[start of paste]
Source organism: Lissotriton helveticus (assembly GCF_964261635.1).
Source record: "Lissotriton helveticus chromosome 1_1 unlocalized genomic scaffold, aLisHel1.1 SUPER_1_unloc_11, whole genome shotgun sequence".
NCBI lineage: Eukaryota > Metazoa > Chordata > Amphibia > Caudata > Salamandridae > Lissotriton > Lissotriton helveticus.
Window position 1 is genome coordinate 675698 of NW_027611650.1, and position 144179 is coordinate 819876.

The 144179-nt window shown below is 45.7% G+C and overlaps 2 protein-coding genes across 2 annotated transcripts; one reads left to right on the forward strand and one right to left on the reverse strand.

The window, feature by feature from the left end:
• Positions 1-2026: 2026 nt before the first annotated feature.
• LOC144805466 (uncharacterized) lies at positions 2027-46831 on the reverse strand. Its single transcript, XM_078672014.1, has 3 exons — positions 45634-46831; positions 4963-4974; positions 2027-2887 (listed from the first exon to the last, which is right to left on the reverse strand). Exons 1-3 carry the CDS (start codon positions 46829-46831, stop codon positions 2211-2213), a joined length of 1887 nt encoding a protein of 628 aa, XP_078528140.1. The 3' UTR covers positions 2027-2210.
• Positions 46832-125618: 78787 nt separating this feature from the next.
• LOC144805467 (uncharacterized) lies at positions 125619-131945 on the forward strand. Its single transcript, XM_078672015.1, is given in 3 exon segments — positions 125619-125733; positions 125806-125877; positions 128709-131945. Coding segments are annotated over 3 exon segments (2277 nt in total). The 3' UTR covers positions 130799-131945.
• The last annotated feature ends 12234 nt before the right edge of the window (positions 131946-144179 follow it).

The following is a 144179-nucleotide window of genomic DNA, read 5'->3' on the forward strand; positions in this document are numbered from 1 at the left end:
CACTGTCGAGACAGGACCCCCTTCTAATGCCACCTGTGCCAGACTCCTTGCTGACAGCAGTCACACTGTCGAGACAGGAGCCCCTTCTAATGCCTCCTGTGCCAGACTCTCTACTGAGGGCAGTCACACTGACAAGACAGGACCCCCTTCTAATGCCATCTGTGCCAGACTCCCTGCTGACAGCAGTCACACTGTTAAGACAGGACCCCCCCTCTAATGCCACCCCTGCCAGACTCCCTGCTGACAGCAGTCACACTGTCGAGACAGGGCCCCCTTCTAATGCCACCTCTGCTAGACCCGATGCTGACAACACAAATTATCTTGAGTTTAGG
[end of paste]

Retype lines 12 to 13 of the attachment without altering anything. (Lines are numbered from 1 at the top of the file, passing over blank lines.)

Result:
The following is a 144179-nucleotide window of genomic DNA, read 5'->3' on the forward strand; positions in this document are numbered from 1 at the left end:
CACTGTCGAGACAGGACCCCCTTCTAATGCCACCTGTGCCAGACTCCTTGCTGACAGCAGTCACACTGTCGAGACAGGAGCCCCTTCTAATGCCTCCTGTGCCAGACTCTCTACTGAGGGCAGTCACACTGACAAGACAGGACCCCCTTCTAATGCCATCTGTGCCAGACTCCCTGCTGACAGCAGTCACACTGTTAAGACAGGACCCCCCCTCTAATGCCACCCCTGCCAGACTCCCTGCTGACAGCAGTCACACTGTCGAGACAGGGCCCCCTTCTAATGCCACCTCTGCTAGACCCGATGCTGACAACACAAATTATCTTGAGTTTAGG